1. I firmly believe that diversification is the key to success. I don’t believe it’s an either/or proposition. Some of my work will remain self published and some will ultimately be traditionally published. There are problems with both systems, so doing some of both ensures that your fanny is covered the best it can be.

  4. Agree, agree, agree! As someone else who’s been doing this awhile, I’ve been lucky that I haven’t had to learn these lessons the hard way. I did announce that my last Libby Fox book would be released in December, and I was sweating it just a little bit, worried that I wouldn’t make it. It’s better not to announce a date at all!

    My cover artist always reads a book (or at least most of it) before she does the cover art so that she can get a feel for it. She even reads out of her normal genre sometimes, which I know can be…interesting. LOL. So at least there’s no danger that I’ll pay for cover art before the book is finished. While she’s working on cover art, the book is in the hands of betas, so the timing works out well.

    Thanks so much for posting this. When people who have done this awhile talk about things that will help those who haven’t, it can really prevent a lot of heartache and frustration. Number 5 is so important, because new authors with stars in their eyes may expect to do what some of these others have done. Slow and steady is key. Instant success is rare. We appreciate your words of wisdom!

  5. Great reminders, Kait.

    I know my writer-self gets overly excited. I don’t know how I’ll cope when it comes time to publish, but patience and *rationality* will be the foremost important qualities.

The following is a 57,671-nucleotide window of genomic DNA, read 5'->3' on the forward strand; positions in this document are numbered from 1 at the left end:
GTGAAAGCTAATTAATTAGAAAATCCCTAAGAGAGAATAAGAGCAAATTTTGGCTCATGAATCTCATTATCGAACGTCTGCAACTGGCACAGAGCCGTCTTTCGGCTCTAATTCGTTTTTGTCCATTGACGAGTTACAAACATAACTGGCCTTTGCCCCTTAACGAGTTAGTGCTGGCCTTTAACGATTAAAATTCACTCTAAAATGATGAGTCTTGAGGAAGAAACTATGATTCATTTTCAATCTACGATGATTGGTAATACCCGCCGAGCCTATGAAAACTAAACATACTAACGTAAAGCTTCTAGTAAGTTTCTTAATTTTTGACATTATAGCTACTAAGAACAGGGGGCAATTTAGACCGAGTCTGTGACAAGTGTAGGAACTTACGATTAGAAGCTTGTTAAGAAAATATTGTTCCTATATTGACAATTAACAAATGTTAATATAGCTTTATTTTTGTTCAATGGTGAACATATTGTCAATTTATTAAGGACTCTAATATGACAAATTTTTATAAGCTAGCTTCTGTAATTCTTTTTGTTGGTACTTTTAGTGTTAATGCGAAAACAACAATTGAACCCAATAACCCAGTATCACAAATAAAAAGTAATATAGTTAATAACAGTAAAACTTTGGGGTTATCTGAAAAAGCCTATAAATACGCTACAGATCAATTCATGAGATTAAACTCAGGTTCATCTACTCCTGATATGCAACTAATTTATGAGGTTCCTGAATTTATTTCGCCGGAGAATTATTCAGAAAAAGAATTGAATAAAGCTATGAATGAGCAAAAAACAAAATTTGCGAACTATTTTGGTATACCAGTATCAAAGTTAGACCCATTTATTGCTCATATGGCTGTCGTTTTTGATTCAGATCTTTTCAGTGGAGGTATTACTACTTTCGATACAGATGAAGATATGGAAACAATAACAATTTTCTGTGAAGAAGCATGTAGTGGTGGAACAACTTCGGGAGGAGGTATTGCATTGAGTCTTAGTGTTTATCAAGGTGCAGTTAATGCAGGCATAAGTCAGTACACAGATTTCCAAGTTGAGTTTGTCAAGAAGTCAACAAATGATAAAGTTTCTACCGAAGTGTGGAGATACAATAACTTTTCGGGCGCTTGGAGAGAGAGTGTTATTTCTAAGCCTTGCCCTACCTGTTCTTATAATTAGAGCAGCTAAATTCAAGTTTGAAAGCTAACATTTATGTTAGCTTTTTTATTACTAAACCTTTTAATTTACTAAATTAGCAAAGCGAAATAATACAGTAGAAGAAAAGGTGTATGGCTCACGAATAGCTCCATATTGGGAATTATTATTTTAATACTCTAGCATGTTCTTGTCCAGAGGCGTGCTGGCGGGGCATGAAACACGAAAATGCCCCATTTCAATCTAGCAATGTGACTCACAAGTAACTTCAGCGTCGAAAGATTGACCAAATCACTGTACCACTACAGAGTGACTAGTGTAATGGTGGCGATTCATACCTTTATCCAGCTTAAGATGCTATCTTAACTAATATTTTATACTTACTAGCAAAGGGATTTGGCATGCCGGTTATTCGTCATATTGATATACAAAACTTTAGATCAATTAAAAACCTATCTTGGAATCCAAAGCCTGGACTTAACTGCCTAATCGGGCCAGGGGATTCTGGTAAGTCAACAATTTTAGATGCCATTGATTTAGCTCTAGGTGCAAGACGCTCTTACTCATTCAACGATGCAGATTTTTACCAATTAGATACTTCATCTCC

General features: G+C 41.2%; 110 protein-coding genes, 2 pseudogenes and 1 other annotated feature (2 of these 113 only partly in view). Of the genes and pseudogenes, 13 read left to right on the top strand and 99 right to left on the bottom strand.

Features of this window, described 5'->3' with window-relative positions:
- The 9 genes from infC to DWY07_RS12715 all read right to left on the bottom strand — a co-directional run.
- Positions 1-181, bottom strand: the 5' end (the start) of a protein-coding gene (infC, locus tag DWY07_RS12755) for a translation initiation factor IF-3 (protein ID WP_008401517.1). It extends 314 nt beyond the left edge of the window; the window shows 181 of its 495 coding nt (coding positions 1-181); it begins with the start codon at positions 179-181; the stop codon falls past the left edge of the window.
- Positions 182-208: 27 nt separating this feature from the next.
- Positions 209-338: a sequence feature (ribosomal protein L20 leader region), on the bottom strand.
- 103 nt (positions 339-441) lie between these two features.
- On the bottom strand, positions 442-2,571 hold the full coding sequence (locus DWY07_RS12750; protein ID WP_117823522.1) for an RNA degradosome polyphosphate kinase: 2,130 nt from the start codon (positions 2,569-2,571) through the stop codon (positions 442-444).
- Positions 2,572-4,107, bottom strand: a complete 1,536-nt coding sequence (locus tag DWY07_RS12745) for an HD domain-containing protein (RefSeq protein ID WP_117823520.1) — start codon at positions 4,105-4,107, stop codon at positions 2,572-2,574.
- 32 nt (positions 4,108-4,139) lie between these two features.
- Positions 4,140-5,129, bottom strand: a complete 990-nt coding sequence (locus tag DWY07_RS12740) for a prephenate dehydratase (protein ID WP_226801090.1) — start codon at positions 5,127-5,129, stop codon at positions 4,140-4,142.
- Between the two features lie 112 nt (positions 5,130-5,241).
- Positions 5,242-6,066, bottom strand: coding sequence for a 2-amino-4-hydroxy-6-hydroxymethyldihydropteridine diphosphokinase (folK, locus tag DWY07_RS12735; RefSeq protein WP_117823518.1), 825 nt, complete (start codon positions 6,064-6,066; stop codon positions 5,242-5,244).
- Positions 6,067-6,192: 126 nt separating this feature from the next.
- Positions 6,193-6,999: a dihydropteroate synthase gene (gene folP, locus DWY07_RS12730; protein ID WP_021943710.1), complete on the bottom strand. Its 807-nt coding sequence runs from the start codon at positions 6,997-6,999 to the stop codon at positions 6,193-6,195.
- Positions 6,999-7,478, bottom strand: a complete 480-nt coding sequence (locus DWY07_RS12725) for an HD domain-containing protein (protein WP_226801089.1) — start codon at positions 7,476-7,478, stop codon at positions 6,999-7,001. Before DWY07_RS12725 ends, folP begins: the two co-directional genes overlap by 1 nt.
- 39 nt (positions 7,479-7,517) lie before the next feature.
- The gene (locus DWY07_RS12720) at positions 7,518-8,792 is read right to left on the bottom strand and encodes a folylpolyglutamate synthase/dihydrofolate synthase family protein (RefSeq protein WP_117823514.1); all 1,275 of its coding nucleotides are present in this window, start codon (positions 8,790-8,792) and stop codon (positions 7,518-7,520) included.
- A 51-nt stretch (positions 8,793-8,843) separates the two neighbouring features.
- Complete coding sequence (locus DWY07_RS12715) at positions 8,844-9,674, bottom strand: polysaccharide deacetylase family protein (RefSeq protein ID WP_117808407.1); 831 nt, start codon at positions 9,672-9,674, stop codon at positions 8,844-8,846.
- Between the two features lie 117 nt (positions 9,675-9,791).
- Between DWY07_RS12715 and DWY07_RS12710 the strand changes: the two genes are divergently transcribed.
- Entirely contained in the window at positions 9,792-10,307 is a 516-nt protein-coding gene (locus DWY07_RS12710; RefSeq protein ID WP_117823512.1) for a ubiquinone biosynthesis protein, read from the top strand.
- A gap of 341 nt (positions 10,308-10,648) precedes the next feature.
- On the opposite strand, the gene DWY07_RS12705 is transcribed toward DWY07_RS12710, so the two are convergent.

6. Thanks for posting this, Kait. Rather than attempt to copy one writer, I simply try and pick up tidbits that might help me along the way. I am also in a constant state of re-evaluation, attempting to figure what works for me and what does not, and continually looking ahead.


  7. Yeah, these are pretty much spot on. I take your point about mixing up your story genres, but I JUST CAN’T HELP MYSELF. I’m an eclectic reader and that tends to make me an eclectic writer. This also leads to some pretty weird stories, like my fantasy western romance short story series. But in the end, this is why I’m an indie, so I can write all my weird stories that don’t necessarily fit into the BIG BAD publishing world.

    1. Which is totally cool and one of the greatest things about being indie. That blending in particular that NY just typically won’t accept for marketing purposes. In my case it wasn’t so much that as writing in wholly different genres. YA vs. adult. All are paranormal romance, but there is less crossover than I expected between readers.

  8. Thanks for all the great advice. I’ve just put my first book up on Smashwords and I used a lot of your advice to navigate the whole epublishing thing. You make it sound so do-able that I decided to go for it.